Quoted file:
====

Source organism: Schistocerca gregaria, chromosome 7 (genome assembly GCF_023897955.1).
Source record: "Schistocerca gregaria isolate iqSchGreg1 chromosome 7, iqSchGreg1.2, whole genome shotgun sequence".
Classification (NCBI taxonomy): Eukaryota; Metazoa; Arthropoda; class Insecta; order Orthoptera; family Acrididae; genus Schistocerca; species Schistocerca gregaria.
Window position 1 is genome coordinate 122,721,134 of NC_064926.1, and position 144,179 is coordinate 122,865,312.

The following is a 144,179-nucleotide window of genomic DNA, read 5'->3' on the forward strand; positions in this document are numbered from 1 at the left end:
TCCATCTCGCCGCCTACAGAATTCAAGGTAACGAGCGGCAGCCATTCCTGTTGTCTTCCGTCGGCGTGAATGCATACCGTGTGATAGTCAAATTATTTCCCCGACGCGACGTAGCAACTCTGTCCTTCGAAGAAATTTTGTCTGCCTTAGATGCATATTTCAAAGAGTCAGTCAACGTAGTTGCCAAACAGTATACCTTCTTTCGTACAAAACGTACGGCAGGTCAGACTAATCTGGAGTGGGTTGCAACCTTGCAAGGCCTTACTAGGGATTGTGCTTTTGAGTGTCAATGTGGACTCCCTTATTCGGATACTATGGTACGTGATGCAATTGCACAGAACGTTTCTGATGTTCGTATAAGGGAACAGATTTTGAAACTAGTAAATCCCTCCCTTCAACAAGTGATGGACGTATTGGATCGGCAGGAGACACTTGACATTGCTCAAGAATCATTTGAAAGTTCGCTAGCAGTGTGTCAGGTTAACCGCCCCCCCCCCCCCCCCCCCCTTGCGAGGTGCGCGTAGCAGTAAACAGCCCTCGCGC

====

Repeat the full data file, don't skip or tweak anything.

Source organism: Schistocerca gregaria, chromosome 7 (genome assembly GCF_023897955.1).
Source record: "Schistocerca gregaria isolate iqSchGreg1 chromosome 7, iqSchGreg1.2, whole genome shotgun sequence".
Classification (NCBI taxonomy): Eukaryota; Metazoa; Arthropoda; class Insecta; order Orthoptera; family Acrididae; genus Schistocerca; species Schistocerca gregaria.
Window position 1 is genome coordinate 122,721,134 of NC_064926.1, and position 144,179 is coordinate 122,865,312.

The following is a 144,179-nucleotide window of genomic DNA, read 5'->3' on the forward strand; positions in this document are numbered from 1 at the left end:
TCCATCTCGCCGCCTACAGAATTCAAGGTAACGAGCGGCAGCCATTCCTGTTGTCTTCCGTCGGCGTGAATGCATACCGTGTGATAGTCAAATTATTTCCCCGACGCGACGTAGCAACTCTGTCCTTCGAAGAAATTTTGTCTGCCTTAGATGCATATTTCAAAGAGTCAGTCAACGTAGTTGCCAAACAGTATACCTTCTTTCGTACAAAACGTACGGCAGGTCAGACTAATCTGGAGTGGGTTGCAACCTTGCAAGGCCTTACTAGGGATTGTGCTTTTGAGTGTCAATGTGGACTCCCTTATTCGGATACTATGGTACGTGATGCAATTGCACAGAACGTTTCTGATGTTCGTATAAGGGAACAGATTTTGAAACTAGTAAATCCCTCCCTTCAACAAGTGATGGACGTATTGGATCGGCAGGAGACACTTGACATTGCTCAAGAATCATTTGAAAGTTCGCTAGCAGTGTGTCAGGTTAACCGCCCCCCCCCCCCCCCCCCCCTTGCGAGGTGCGCGTAGCAGTAAACAGCCCTCGCGC